I know that my cat sits on the sofa. I know that p. That si, I know that p is true, where p is the proposition expressed by the sentence "my cat sits on the sofa". It is either true or false that my cat sits on the sofa. That it is true that my cat sits on the sofa is a condition of me knowing that my cat sits on the sofa. All this isn't anything like a "muddle".
Gettier just shows JTB is inconclusive because in any number of cases, the premises are true and the conclusion is false. Mary believes her friend is here, her friend is here, and she is justified in believing here friend is here, yet she doesn't know her friend is here. This just falsify JTB in any number of situations and without possibility of reprieve. You don't know when you are in a Gettier scenario or not.
There is nothing else to it. Gettier just shows a JTB is false as stated.
As if we needed Gettier to begin with.
You may have a point but it doesn't show. Try concision.
EB

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Re: Justified true belief: knowledge and the myth of propositions

Post by Speakpigeon » Wed Jul 24, 2019 8:40 pm

Peter Holmes wrote:
Wed Jul 26, 2017 8:29 pm
The problem of induction - that the future need not be like the past - doesn't affect the way things are now: the earth does orbit the sun - from which we can deduce true conclusions.
You are assuming the conclusion. Affirming the consequent.
The question is what are the conditions of propositional knowledge. How do we know that the Earth orbits the Sun?
You are merely asserting that it is true that the Earth orbits the Sun and that we know that the Earth orbits the Sun.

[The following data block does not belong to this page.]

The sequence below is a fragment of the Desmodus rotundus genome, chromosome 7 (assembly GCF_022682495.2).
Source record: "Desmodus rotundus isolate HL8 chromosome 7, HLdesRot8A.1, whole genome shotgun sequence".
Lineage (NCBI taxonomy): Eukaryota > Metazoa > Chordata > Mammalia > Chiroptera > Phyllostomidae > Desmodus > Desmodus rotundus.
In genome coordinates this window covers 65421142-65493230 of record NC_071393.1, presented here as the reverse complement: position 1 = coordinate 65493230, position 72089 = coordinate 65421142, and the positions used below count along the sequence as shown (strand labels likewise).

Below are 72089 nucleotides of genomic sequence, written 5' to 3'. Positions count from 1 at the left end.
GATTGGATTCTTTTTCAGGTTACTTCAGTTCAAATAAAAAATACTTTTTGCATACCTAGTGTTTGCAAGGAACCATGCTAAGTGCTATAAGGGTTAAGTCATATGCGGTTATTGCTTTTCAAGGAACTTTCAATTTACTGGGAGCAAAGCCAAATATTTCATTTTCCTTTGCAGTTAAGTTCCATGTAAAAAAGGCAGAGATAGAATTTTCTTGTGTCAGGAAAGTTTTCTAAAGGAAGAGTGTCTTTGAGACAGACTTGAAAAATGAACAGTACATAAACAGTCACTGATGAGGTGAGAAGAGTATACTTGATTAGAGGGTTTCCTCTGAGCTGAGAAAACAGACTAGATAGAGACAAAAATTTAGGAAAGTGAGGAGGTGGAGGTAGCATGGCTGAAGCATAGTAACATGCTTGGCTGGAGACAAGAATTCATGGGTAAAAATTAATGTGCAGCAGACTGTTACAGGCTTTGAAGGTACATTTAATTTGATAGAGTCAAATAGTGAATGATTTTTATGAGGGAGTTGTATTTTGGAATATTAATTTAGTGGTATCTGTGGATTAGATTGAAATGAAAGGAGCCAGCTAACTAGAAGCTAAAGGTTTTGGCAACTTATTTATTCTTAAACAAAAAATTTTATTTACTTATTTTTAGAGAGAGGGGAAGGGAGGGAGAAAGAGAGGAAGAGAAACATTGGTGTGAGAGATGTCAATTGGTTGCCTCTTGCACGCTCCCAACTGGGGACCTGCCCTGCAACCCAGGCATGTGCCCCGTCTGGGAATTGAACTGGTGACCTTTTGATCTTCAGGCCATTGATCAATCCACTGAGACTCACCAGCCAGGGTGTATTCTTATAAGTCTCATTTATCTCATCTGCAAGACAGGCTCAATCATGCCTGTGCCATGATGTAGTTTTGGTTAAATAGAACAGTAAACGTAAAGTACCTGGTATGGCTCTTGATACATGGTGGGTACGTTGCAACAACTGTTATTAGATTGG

And the problem of induction is not just that the future may not be like the past. It is also that your experience or observation of past events is necessarily limited and that the past may be different from what you think the past is.
We don't need knowledge. We only need that our beliefs be in line with the real world.
The quest for a rational theory of knowledge is a hopeless metaphysical quest driven by ideology, essentially to prove that science and rationality is objectively better than superstition and religious dogma.
We know things and don't need any theory to know things.
And we don't know how we get to know things. We just do.
Somewhat like the existence of reality. Reality exists and we don't know why.
The good thing is, we don't need to know why we exist in order to exist.
EB

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Re: Justified true belief: knowledge and the myth of propositions

Post by Skepdick » Fri Jul 26, 2019 8:58 am

Speakpigeon wrote:
Wed Jul 24, 2019 8:40 pm
How do we know that the Earth orbits the Sun?
Speakpigeon wrote:
Wed Jul 24, 2019 8:40 pm
And we don't know how we get to know things. We just do.
I bet you didn't "just know" that the Earth orbits the Sun. I bet you learned it.

All too much time is spent talking about "how do we know?", but I've never seen anybody ask the question "How do we learn?"

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Re: Justified true belief: knowledge and the myth of propositions

Post by surreptitious57 » Fri Jul 26, 2019 2:01 pm

Speakpigeon wrote: